Increasing numbers of Scots-Irish from the north arrived in the upcountry of South Carolina between 1750-1760, with the peak around 1755. New lands had opened up in 1753 when Governor James Glen made a treaty with the Cherokee Indians for the purchase of Indian lands. When Lt. Governor William Bull, Jr. took over the reins of government in 1760, however, the Cherokee were on the warpath. Bull sent some British soldiers and local militia to conquer the Indians who surrendered this northwest portion of South Carolina. This conquered Indian land includes present day South Carolina counties of Edgefield, Abbeville, Laurens, Newberry, Union, and Spartanburg. It became known as the Ninety-Six District.
In 1760, William Henry Lyttelton was made Governor of Jamaica, and the charge of the colony devolved on William Bull, Jr., a native -- "a man of great integrity and erudition."
In his memoirs, Colonel Wiliam Moultrie tells us: "A little time after we were in possession of Fort Johnson, it was thought necessary to have a flag for the purpose of signals: (as there was no national or state flag at that time) I was desired by the Council of Safety to have one made, upon which, as the state troops were clothed in blue, and the fort was garrisoned by the first and second regiments, who wore a silver crescent on the front of their caps; I had a large blue flag made with a crescent in the dexter corner, to be in uniform with the troops: This was the first American flag which was displayed in South Carolina."

Well, from where did the idea for the silver crescent cap badges come? Looking back to 1760, South Carolina raised a Provincial Regiment as part of a force to quell the Cherokees. Interestingly, the headgear for this regiment was the light infantry cap with a silver crescent badge. That venerated historical scholar, Fitzhugh McMaster, suggests the crescent for the caps came from the coat of arms and seal of Lt. Governor William Bull, Jr., in which a crescent is prominently displayed.

William Bull, Jr. was serving as Acting Governor, and appealed to General Jeffrey Amherst for help in fighting the Cherokee. Amherst sent Lt. Col. James Grant and 1,200 regulars to Charles Town to march against the Cherokee. Governor Bull ordered the formation of a regiment to join them. It was led by Col. Thomas Middleton, Lt. Col. Henry Laurens, Maj. John Moultrie, with William Moultrie a captain, who recruited Francis Marion as a lieutenant. As was custom in those times, this regiment was known as "Middleton's." Also in this campaign, Francis Marion experienced his first combat.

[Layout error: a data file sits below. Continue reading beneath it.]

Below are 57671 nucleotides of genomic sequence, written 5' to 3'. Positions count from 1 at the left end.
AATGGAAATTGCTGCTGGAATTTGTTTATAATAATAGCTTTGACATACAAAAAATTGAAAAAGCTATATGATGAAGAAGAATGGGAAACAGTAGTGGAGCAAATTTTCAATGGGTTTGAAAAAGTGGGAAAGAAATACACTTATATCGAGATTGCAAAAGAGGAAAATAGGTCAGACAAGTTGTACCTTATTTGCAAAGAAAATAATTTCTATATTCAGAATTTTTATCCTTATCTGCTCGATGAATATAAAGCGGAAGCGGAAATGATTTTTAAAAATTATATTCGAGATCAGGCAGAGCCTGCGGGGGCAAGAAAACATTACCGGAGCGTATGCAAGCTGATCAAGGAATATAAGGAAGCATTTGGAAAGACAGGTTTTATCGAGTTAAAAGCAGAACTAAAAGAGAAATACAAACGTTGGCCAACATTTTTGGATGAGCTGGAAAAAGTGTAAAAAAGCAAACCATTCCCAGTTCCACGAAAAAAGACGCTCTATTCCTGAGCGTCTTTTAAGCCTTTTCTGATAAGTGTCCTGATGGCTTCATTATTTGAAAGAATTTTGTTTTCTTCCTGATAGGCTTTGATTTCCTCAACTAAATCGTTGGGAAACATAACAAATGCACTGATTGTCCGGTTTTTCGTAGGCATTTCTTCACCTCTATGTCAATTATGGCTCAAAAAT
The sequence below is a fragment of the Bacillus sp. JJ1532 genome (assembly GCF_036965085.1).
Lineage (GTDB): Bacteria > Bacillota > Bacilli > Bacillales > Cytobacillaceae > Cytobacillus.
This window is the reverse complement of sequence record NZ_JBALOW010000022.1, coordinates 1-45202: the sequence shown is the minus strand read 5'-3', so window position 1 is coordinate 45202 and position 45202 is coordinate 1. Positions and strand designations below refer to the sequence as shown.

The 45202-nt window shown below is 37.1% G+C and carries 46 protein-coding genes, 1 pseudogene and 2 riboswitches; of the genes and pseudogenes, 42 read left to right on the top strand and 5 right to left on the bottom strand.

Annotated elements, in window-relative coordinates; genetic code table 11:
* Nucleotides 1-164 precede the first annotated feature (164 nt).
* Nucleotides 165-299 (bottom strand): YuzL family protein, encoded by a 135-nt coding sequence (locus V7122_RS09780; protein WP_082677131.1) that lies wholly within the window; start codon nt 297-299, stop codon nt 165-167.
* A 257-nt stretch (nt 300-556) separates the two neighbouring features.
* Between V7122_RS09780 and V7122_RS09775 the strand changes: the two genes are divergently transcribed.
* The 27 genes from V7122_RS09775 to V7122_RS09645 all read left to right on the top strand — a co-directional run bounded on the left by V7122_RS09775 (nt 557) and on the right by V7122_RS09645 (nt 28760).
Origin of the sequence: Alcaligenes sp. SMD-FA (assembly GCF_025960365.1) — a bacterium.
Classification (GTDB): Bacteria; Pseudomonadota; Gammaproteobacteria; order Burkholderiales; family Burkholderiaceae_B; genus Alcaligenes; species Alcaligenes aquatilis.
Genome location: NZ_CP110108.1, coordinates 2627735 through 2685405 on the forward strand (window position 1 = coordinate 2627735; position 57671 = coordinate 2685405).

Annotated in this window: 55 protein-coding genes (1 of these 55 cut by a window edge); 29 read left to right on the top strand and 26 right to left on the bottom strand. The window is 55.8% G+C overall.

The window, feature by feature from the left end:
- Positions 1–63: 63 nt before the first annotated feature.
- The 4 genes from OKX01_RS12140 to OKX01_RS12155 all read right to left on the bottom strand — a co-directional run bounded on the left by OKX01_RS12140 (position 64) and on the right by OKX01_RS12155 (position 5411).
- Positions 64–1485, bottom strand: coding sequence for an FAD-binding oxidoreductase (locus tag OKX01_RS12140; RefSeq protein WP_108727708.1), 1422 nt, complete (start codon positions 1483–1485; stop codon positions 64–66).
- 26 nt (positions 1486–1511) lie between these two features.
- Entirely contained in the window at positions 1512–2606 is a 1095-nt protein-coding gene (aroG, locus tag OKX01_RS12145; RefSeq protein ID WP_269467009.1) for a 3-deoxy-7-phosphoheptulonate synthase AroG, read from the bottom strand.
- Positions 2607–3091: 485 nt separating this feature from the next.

A fort against Indian attacks was built in 1761 in what is present-day Abbeville County, South Carolina. It was called Bull Fort in honor of William Bull, Jr., the Lt. Governor of South Carolina. Lt. Governor Bull made peace with the Indians in 1761 and ended the French and Indian War in South Carolina. Peace brought great expansion and prosperity to the backcountry. Bull Fort was later used as protection against the British and the Tories during the American Revolutionary War. Today it no longer exists.
The cultural ambivalence of outlaws was a common concern for the more industrious backcountry settlers. Rather than practice settled agriculture, many of the bandits were instead part of a marginalised hunting population. A justice of the peace in 1762, for example, placed an advertisement in the Gazette concerning one Samuel McKay who escaped from him while en route to the Charles Town jail. The peace officer called for the recapture of McKay so that he could obtain information about “a gang of Villains who are associated on the borders of this and the North province."

It was reported that McKay was near thirty years old and “follows hunting". A petition by backcountry settlers near the North Carolina border also made the connection between hunters and outlaws. They grieved “that there are Numbers of Idle Vagrant Persons, who follow no other employment than hunting and killing of deer…and after the season of hunting is over Steal cattle, Hogs, and Horses". Lieutenant Governor William Bull, Jr. empathized with the petitioners, noting that those whites who lived by “the wandering indolence of hunting” could “endanger the public peace of our Frontier Settlements” by destabilising Indian-white relations. Governor William Tryon of North Carolina warned Bull more specifically that “such lawless settlers on our frontier I apprehend may soon provoke the Cherokees to commence hostilities."